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Mr. Donaldson: One of my first memories of the troubles was of an horrific incident in which three young Scottish soldiers were lured by women connected to the IRA to a flat in west Belfast, where they were abducted by the IRA, brutally murdered and their bodies left on a road in County Armagh. Is the hon. Gentleman seriously suggesting that the right thing to do is to grant an amnesty to the men who perpetrated that deed? Will
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he return to his constituency and say that that is the right thing to do? That is what he expects me to tell my constituents in Northern Ireland.

Gordon Banks: What I will say is that it is right for Northern Ireland to move on and take advantage of all the benefits that have accrued since 1997.

Mark Durkan: My hon. Friend says that the Bill is necessary for progress, but what progress necessitates the Bill? Who says that we cannot have the institutions and other provisions set out in the Good Friday agreement unless we have this Bill?

Gordon Banks: I have not been party to those discussions, but my answer is very similar to the one that I gave to the previous intervention: it is that I believe that it is necessary to move forward so that there is a reduction—[Interruption.]

Madam Deputy Speaker: Order. We must have one debate, conducted in the correct manner.

Gordon Banks: We must ensure that crimes such as have been described today do not occur in the future. I do not want to hear that such things are continuing to happen, and I believe that the Bill will help us to make progress in that regard.

Mr. Richard Benyon (Newbury) (Con): Will the hon. Gentleman give way?

Gordon Banks: No, not at the moment.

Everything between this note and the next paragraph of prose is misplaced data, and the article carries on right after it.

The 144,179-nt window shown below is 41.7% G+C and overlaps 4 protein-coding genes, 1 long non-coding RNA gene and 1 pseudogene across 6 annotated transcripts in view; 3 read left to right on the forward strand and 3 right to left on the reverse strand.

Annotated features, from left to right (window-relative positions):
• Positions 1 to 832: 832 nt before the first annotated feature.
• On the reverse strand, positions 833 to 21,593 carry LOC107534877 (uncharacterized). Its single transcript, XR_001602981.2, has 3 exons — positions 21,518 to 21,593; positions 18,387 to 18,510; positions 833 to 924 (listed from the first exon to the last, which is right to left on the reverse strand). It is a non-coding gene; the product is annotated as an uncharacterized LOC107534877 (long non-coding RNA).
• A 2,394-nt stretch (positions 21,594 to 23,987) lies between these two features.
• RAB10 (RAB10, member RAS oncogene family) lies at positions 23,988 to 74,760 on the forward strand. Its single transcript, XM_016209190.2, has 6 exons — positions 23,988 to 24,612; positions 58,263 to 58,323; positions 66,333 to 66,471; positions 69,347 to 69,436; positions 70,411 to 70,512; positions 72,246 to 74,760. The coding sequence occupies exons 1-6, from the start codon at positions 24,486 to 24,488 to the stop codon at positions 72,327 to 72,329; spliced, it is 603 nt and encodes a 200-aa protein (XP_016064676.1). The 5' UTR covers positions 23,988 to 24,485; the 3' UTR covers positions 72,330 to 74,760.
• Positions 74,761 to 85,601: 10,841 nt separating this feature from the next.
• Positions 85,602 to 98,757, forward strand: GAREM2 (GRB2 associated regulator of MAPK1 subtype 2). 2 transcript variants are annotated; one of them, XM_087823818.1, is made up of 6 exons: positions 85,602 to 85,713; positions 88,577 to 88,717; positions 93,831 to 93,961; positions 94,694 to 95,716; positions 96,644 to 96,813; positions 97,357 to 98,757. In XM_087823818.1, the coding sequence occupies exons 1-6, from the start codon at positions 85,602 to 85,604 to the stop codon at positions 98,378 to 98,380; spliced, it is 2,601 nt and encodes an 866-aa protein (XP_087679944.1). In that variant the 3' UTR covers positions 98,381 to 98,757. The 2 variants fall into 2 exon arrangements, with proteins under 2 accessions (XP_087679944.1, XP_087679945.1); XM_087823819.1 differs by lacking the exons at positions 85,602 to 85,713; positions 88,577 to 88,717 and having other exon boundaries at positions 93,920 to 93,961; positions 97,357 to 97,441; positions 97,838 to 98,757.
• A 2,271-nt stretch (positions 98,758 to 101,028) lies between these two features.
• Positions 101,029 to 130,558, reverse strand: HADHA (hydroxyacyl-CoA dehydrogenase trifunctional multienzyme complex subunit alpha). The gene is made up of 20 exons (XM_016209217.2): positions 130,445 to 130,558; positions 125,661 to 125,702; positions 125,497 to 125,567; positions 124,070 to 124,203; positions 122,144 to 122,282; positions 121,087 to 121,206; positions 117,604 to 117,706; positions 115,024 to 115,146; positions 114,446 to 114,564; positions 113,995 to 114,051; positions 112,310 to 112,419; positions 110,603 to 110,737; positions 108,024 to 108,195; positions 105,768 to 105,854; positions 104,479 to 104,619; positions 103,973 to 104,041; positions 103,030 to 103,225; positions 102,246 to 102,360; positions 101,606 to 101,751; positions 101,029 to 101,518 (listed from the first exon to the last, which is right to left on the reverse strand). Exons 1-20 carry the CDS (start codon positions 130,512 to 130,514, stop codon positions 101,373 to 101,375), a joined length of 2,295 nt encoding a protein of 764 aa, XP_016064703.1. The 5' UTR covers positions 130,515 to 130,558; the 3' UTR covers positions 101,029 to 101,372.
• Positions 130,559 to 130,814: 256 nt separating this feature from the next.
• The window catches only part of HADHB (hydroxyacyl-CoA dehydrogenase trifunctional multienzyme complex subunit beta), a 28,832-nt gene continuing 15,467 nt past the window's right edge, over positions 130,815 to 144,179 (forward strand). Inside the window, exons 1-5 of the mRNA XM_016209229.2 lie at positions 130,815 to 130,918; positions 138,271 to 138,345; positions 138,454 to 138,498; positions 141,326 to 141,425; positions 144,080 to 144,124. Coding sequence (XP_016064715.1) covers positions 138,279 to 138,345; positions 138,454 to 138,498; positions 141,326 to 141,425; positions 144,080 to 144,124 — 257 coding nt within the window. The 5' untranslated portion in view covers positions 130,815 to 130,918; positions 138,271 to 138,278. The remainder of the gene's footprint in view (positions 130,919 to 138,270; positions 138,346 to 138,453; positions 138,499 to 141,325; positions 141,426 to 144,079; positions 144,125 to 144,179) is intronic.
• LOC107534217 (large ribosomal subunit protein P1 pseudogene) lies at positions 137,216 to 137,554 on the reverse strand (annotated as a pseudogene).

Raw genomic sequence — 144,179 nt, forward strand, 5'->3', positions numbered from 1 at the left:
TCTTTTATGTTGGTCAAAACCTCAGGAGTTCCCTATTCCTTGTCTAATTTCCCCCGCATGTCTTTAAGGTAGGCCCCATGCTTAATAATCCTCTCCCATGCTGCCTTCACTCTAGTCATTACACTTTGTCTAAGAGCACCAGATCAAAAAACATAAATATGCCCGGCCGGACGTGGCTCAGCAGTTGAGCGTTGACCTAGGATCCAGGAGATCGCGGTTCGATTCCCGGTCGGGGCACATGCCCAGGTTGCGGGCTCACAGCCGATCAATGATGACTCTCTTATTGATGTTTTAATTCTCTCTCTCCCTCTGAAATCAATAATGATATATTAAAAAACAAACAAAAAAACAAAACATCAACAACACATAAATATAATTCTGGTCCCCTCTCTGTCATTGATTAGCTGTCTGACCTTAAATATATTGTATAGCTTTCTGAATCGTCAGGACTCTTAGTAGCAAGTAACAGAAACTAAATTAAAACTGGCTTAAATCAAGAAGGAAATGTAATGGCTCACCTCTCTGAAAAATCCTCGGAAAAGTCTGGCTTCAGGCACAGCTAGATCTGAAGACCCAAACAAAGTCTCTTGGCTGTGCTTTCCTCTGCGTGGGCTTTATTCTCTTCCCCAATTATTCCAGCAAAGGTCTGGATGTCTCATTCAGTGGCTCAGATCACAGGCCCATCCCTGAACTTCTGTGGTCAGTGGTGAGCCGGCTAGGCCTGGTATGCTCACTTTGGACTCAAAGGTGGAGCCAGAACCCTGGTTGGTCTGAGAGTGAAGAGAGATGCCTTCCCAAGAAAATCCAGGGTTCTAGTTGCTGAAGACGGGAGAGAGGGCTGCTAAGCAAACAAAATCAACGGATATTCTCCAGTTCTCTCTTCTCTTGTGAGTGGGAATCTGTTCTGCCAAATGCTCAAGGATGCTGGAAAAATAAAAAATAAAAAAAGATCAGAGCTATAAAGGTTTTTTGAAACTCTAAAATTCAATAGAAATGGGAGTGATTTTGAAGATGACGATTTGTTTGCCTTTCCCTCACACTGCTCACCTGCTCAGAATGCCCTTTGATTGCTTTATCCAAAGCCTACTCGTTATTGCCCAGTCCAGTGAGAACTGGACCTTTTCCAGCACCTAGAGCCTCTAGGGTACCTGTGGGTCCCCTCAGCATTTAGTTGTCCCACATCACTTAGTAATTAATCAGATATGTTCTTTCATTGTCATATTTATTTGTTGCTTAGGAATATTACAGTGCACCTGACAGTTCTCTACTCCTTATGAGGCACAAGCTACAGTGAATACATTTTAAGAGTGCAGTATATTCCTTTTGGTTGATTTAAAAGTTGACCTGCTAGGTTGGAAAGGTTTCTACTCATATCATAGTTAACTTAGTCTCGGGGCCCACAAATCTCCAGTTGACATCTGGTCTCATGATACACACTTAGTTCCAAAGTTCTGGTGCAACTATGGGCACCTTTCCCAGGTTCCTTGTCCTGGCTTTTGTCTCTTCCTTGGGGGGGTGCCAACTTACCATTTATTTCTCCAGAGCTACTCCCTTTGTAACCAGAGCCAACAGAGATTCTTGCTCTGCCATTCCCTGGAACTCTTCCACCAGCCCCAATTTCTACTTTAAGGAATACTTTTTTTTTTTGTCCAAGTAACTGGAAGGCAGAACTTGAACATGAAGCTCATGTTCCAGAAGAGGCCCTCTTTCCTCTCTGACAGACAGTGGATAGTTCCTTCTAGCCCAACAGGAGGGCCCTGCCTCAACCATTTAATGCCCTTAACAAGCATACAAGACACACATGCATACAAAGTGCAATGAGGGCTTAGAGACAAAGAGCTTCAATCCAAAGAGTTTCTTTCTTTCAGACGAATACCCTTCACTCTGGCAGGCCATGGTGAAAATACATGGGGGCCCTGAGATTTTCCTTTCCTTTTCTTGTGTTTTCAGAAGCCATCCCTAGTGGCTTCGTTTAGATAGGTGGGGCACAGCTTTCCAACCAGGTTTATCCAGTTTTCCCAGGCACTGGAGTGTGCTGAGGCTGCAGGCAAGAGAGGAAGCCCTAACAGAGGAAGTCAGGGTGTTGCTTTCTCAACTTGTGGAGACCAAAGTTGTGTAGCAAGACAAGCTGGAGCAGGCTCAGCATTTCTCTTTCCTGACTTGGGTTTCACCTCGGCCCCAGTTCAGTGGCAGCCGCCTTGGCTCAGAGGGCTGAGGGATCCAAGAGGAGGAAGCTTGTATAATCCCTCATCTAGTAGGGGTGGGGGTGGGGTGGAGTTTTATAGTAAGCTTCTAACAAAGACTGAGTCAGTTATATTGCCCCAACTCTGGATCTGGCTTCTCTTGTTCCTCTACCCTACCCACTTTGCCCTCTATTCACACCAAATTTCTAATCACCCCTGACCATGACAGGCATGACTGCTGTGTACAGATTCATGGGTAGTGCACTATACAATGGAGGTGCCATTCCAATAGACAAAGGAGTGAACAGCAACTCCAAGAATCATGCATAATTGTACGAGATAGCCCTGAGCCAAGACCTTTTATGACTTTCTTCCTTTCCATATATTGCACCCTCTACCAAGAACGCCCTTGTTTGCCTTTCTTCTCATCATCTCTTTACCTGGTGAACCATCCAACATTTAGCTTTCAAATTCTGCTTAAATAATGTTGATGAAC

Secondly, the Bill offers an opportunity to move to a safer and more tolerant Northern Ireland. That Northern Ireland will be able to put violence and prejudice firmly behind it and close the door on the paramilitary past.

Among other requirements, the Bill provides for the appointment of a certification commissioner to determine eligibility, an appeals commissioner to handle appeals, and a special prosecutor with at least 10 years' standing as a barrister or solicitor. The special tribunal, about which much has been said already, is perhaps the most difficult proposal. In it, eligible certificate holders will be tried for the certificated offence.

It is no accident that the tribunal system should be separate from Northern Ireland's existing judicial system. It has been designed to have all the powers of the Crown court, as my right hon. Friend the Secretary of State said, but without bottlenecking the existing system. The requirement for special tribunal representatives to have held

is evidence of the serious consideration that the Government have applied to the Bill. It would be inappropriate for my right hon. Friend the Secretary of State to put forward a Bill that would damage the current judicial system.

Mr. Dodds: It says here.

Gordon Banks: If my right hon. Friend had written the speech for me, I am sure that it would be much better